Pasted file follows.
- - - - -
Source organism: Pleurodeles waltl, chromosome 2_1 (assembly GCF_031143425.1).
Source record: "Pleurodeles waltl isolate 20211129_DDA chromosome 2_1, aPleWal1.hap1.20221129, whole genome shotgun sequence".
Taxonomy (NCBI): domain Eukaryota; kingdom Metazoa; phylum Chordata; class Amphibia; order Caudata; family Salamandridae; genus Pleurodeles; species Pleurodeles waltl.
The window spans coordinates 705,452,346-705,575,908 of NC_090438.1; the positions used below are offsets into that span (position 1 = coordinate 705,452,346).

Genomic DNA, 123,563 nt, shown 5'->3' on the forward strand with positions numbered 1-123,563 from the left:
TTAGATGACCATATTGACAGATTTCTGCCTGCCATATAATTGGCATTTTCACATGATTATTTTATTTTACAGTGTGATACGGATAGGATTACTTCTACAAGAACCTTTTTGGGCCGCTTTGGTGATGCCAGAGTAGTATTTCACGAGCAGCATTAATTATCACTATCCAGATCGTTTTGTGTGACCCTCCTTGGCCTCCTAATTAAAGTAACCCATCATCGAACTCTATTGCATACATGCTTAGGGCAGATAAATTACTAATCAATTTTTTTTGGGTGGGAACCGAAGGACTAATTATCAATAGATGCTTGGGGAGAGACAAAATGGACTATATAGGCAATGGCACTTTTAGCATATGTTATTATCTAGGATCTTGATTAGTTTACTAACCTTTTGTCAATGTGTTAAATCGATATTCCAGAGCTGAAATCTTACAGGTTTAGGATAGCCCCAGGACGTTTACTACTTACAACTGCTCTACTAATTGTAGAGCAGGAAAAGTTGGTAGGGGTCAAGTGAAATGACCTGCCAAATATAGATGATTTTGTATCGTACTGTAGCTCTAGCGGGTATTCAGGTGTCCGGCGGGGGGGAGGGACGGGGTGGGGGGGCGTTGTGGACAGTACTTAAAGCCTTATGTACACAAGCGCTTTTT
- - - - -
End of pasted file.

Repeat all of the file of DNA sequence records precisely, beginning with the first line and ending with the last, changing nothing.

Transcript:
Source organism: Pleurodeles waltl, chromosome 2_1 (assembly GCF_031143425.1).
Source record: "Pleurodeles waltl isolate 20211129_DDA chromosome 2_1, aPleWal1.hap1.20221129, whole genome shotgun sequence".
Taxonomy (NCBI): domain Eukaryota; kingdom Metazoa; phylum Chordata; class Amphibia; order Caudata; family Salamandridae; genus Pleurodeles; species Pleurodeles waltl.
The window spans coordinates 705,452,346-705,575,908 of NC_090438.1; the positions used below are offsets into that span (position 1 = coordinate 705,452,346).

Genomic DNA, 123,563 nt, shown 5'->3' on the forward strand with positions numbered 1-123,563 from the left:
TTAGATGACCATATTGACAGATTTCTGCCTGCCATATAATTGGCATTTTCACATGATTATTTTATTTTACAGTGTGATACGGATAGGATTACTTCTACAAGAACCTTTTTGGGCCGCTTTGGTGATGCCAGAGTAGTATTTCACGAGCAGCATTAATTATCACTATCCAGATCGTTTTGTGTGACCCTCCTTGGCCTCCTAATTAAAGTAACCCATCATCGAACTCTATTGCATACATGCTTAGGGCAGATAAATTACTAATCAATTTTTTTTGGGTGGGAACCGAAGGACTAATTATCAATAGATGCTTGGGGAGAGACAAAATGGACTATATAGGCAATGGCACTTTTAGCATATGTTATTATCTAGGATCTTGATTAGTTTACTAACCTTTTGTCAATGTGTTAAATCGATATTCCAGAGCTGAAATCTTACAGGTTTAGGATAGCCCCAGGACGTTTACTACTTACAACTGCTCTACTAATTGTAGAGCAGGAAAAGTTGGTAGGGGTCAAGTGAAATGACCTGCCAAATATAGATGATTTTGTATCGTACTGTAGCTCTAGCGGGTATTCAGGTGTCCGGCGGGGGGGAGGGACGGGGTGGGGGGGCGTTGTGGACAGTACTTAAAGCCTTATGTACACAAGCGCTTTTT